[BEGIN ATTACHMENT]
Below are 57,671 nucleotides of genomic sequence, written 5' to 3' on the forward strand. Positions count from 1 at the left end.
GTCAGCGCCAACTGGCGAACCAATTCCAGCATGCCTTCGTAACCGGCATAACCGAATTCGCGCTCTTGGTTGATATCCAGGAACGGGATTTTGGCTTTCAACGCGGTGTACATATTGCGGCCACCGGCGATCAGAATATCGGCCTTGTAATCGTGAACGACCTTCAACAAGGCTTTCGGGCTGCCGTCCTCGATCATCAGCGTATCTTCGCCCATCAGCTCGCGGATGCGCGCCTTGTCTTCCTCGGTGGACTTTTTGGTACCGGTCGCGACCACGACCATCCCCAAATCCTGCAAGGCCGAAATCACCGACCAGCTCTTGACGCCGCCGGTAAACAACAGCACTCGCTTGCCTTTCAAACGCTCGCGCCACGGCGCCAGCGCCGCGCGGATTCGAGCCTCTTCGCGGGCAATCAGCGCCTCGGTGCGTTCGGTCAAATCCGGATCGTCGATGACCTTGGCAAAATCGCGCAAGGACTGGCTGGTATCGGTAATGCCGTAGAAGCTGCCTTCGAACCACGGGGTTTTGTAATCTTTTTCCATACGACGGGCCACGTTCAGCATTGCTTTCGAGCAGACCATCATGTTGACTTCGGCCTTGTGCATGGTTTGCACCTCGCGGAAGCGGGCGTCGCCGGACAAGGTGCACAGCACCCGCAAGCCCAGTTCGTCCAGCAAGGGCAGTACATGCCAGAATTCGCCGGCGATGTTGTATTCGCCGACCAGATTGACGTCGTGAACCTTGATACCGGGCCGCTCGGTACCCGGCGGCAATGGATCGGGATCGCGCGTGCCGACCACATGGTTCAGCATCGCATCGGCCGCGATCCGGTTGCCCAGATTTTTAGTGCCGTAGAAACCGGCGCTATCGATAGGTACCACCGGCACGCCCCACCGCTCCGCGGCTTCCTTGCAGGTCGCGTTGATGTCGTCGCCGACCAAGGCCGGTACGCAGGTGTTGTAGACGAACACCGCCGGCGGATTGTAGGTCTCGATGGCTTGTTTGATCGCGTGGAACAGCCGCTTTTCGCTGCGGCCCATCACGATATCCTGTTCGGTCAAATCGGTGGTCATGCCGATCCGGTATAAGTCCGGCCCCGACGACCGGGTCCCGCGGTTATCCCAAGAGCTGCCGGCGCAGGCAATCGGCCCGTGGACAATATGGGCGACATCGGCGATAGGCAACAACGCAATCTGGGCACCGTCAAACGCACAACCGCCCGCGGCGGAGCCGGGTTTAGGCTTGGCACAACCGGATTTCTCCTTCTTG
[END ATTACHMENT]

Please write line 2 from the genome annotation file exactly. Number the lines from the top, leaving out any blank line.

GTCAGCGCCAACTGGCGAACCAATTCCAGCATGCCTTCGTAACCGGCATAACCGAATTCGCGCTCTTGGTTGATATCCAGGAACGGGATTTTGGCTTTCAACGCGGTGTACATATTGCGGCCACCGGCGATCAGAATATCGGCCTTGTAATCGTGAACGACCTTCAACAAGGCTTTCGGGCTGCCGTCCTCGATCATCAGCGTATCTTCGCCCATCAGCTCGCGGATGCGCGCCTTGTCTTCCTCGGTGGACTTTTTGGTACCGGTCGCGACCACGACCATCCCCAAATCCTGCAAGGCCGAAATCACCGACCAGCTCTTGACGCCGCCGGTAAACAACAGCACTCGCTTGCCTTTCAAACGCTCGCGCCACGGCGCCAGCGCCGCGCGGATTCGAGCCTCTTCGCGGGCAATCAGCGCCTCGGTGCGTTCGGTCAAATCCGGATCGTCGATGACCTTGGCAAAATCGCGCAAGGACTGGCTGGTATCGGTAATGCCGTAGAAGCTGCCTTCGAACCACGGGGTTTTGTAATCTTTTTCCATACGACGGGCCACGTTCAGCATTGCTTTCGAGCAGACCATCATGTTGACTTCGGCCTTGTGCATGGTTTGCACCTCGCGGAAGCGGGCGTCGCCGGACAAGGTGCACAGCACCCGCAAGCCCAGTTCGTCCAGCAAGGGCAGTACATGCCAGAATTCGCCGGCGATGTTGTATTCGCCGACCAGATTGACGTCGTGAACCTTGATACCGGGCCGCTCGGTACCCGGCGGCAATGGATCGGGATCGCGCGTGCCGACCACATGGTTCAGCATCGCATCGGCCGCGATCCGGTTGCCCAGATTTTTAGTGCCGTAGAAACCGGCGCTATCGATAGGTACCACCGGCACGCCCCACCGCTCCGCGGCTTCCTTGCAGGTCGCGTTGATGTCGTCGCCGACCAAGGCCGGTACGCAGGTGTTGTAGACGAACACCGCCGGCGGATTGTAGGTCTCGATGGCTTGTTTGATCGCGTGGAACAGCCGCTTTTCGCTGCGGCCCATCACGATATCCTGTTCGGTCAAATCGGTGGTCATGCCGATCCGGTATAAGTCCGGCCCCGACGACCGGGTCCCGCGGTTATCCCAAGAGCTGCCGGCGCAGGCAATCGGCCCGTGGACAATATGGGCGACATCGGCGATAGGCAACAACGCAATCTGGGCACCGTCAAACGCACAACCGCCCGCGGCGGAGCCGGGTTTAGGCTTGGCACAACCGGATTTCTCCTTCTTG